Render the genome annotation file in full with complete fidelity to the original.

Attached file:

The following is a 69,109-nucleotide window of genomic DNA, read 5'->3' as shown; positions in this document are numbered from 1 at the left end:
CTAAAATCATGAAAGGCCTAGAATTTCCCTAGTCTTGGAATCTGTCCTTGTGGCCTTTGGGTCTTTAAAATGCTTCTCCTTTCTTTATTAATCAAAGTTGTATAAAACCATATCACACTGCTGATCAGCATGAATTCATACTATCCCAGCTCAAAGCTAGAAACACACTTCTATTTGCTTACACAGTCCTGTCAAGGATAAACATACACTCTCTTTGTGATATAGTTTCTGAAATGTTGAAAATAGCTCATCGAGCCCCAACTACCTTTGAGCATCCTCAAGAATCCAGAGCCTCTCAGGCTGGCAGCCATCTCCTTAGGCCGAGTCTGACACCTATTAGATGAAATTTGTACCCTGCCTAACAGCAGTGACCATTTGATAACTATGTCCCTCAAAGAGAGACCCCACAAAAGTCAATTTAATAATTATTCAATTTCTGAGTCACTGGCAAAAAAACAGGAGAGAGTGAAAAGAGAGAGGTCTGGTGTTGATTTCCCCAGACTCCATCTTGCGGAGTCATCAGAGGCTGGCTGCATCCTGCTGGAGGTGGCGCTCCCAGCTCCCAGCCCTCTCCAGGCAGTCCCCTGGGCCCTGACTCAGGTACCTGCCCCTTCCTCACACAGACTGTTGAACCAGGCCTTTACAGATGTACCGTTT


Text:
The following is a 69,109-nucleotide window of genomic DNA, read 5'->3' as shown; positions in this document are numbered from 1 at the left end:
CTAAAATCATGAAAGGCCTAGAATTTCCCTAGTCTTGGAATCTGTCCTTGTGGCCTTTGGGTCTTTAAAATGCTTCTCCTTTCTTTATTAATCAAAGTTGTATAAAACCATATCACACTGCTGATCAGCATGAATTCATACTATCCCAGCTCAAAGCTAGAAACACACTTCTATTTGCTTACACAGTCCTGTCAAGGATAAACATACACTCTCTTTGTGATATAGTTTCTGAAATGTTGAAAATAGCTCATCGAGCCCCAACTACCTTTGAGCATCCTCAAGAATCCAGAGCCTCTCAGGCTGGCAGCCATCTCCTTAGGCCGAGTCTGACACCTATTAGATGAAATTTGTACCCTGCCTAACAGCAGTGACCATTTGATAACTATGTCCCTCAAAGAGAGACCCCACAAAAGTCAATTTAATAATTATTCAATTTCTGAGTCACTGGCAAAAAAACAGGAGAGAGTGAAAAGAGAGAGGTCTGGTGTTGATTTCCCCAGACTCCATCTTGCGGAGTCATCAGAGGCTGGCTGCATCCTGCTGGAGGTGGCGCTCCCAGCTCCCAGCCCTCTCCAGGCAGTCCCCTGGGCCCTGACTCAGGTACCTGCCCCTTCCTCACACAGACTGTTGAACCAGGCCTTTACAGATGTACCGTTT